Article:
4-234 Memorandum for Admiral Leahy and Admiral King, February 9, 1944

Publisher: The Johns Hopkins University Press
Date: February 9, 1944

Subject: World War II

Memorandum for Admiral Leahy and Admiral King

February 9, 1944 [Washington, D.C.]



You have both seen my personal message to Eisenhower in response to his to me, and this morning his reply (W-10786) to my message.1 His reply still leaves in the air the question as to the sufficiency of landing craft. If there is enough for a five-division lift with a two-division follow-up and also for a two-division ANVIL lift, he is in favor of ANVIL on that basis. He agrees with us as to its importance in connection with OVERLORD.

The issue then at the moment is the capacity of the landing craft to be available for a May 31st OVERLORD operation.

General Handy and General Smith conversed over the telephone yesterday afternoon. It there developed that the differences between London and Washington as to the capacity of the available craft hinged on a question of the personnel lift of LSI (L’s). Combined planners in Washington figured a total personnel lift of 34,000. London planners figured 20,160. This difference, it develops, followed from the London planners assuming only two trips of these boats from the combat loader whereas the Combined planners in Washington figured a third trip.

There was a further difference in bases of calculation regarding U.S. combat loaders. London planners calculated on a total of 960 men per vessel in order to permit unloading in two trips. U.S. calculations are based on 1400 and Navy advises that landing boats are sufficient for unloading in two trips. Smith has been so advised.

It is these differences that have complicated the entire matter and have brought about the request of the Prime Minister for the American Chiefs of Staff to go to London.2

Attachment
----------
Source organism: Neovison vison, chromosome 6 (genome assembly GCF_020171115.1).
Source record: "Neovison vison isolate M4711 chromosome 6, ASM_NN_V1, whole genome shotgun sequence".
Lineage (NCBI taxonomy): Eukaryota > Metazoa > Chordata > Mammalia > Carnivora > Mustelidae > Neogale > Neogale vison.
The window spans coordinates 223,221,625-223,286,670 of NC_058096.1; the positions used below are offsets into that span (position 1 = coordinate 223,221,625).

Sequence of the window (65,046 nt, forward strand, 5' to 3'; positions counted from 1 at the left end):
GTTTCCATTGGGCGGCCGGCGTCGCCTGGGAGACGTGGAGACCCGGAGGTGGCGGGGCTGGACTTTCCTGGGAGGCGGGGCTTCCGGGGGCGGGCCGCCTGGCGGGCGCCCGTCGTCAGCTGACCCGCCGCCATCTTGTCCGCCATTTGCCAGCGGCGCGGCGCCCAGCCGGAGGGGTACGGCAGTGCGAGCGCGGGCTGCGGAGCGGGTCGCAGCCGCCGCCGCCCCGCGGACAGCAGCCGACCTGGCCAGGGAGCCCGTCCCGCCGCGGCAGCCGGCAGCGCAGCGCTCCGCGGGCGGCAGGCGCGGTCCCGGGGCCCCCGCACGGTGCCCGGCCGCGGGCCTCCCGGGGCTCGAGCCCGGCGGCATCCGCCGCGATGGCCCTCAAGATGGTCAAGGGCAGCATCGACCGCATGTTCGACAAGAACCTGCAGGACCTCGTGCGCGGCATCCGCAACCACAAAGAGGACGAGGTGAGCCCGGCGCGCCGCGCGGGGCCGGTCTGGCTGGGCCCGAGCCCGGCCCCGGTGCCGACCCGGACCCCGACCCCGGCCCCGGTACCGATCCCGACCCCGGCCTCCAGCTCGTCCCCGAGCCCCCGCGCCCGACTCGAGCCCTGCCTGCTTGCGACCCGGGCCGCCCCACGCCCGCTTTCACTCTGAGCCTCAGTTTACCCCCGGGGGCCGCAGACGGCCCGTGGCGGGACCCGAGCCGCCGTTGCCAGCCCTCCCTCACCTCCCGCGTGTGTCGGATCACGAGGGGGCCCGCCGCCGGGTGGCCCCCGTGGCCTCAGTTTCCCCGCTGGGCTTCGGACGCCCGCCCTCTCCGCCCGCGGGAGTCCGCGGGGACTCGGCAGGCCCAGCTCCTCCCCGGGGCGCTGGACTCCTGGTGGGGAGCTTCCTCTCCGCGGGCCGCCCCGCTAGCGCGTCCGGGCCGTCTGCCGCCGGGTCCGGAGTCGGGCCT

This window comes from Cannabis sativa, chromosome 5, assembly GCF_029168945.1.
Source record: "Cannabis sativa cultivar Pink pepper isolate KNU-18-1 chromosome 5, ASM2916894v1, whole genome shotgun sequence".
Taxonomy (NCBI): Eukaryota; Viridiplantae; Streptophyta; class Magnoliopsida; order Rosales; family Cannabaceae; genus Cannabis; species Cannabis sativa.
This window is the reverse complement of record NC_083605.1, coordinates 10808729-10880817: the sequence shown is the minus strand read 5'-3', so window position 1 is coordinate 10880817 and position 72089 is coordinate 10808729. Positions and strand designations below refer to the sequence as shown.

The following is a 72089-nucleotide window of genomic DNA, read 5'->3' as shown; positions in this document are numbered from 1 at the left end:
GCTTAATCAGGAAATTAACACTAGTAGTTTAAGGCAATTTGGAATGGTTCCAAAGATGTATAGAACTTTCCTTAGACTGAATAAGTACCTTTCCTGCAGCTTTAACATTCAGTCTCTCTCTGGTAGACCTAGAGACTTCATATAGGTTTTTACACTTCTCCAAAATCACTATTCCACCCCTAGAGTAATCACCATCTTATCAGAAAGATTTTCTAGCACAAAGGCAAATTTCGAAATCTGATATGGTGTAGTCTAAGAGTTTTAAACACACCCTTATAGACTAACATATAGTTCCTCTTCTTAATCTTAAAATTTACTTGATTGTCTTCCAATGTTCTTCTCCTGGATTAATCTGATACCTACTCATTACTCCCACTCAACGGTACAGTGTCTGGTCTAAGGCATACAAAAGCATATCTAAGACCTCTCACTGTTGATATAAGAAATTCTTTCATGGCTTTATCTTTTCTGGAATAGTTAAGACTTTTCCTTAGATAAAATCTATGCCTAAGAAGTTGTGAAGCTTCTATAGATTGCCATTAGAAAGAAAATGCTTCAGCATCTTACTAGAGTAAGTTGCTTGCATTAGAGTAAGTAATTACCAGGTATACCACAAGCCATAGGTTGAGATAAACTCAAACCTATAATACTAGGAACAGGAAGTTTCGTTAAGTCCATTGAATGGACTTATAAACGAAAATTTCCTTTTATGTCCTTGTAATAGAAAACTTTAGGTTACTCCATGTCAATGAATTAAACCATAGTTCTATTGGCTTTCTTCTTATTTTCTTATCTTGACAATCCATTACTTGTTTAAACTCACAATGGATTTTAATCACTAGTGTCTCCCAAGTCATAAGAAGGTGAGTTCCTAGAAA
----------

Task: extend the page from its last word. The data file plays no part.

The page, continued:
In connection with the lifts for OVERLORD, Smith pointed out that it was not merely seven divisions of approximately 15,000 men each, but seven divisions plus supporting troops which give a divisional calculated basis of 25,000 each. However, we follow the same basis of calculation here so there is no difference of result regarding this factor.

Smith further stated that delay in OVERLORD to May 31st might make more LST’s available. Handy tells me this is being discussed with the Navy.

Smith stated that Eisenhower was strong for ANVIL and they were in agreement that ANVIL might help in avoiding the critical periods which Smith said would be between D plus 3 and D plus 7, again around D plus 15 and D plus 20 and finally D plus 30.

Smith reported that one airborne division plus one regimental combat team (Air) can be lifted on D-day.

Smith further stated that in regard to their request for seven additional fighter squadrons, their biggest need was for two or three very long range fighters.

There was another conversation with Smith this morning during which he explained that the British position on LSI (L’s) was based on the opinion that to hold these vessels for three trips might prove too costly from enemy action. Our people feel that considering “all out” character of the operation we should accept this hazard. Admiral Cooke states that we might find that duration of tide would have some bearing on matter.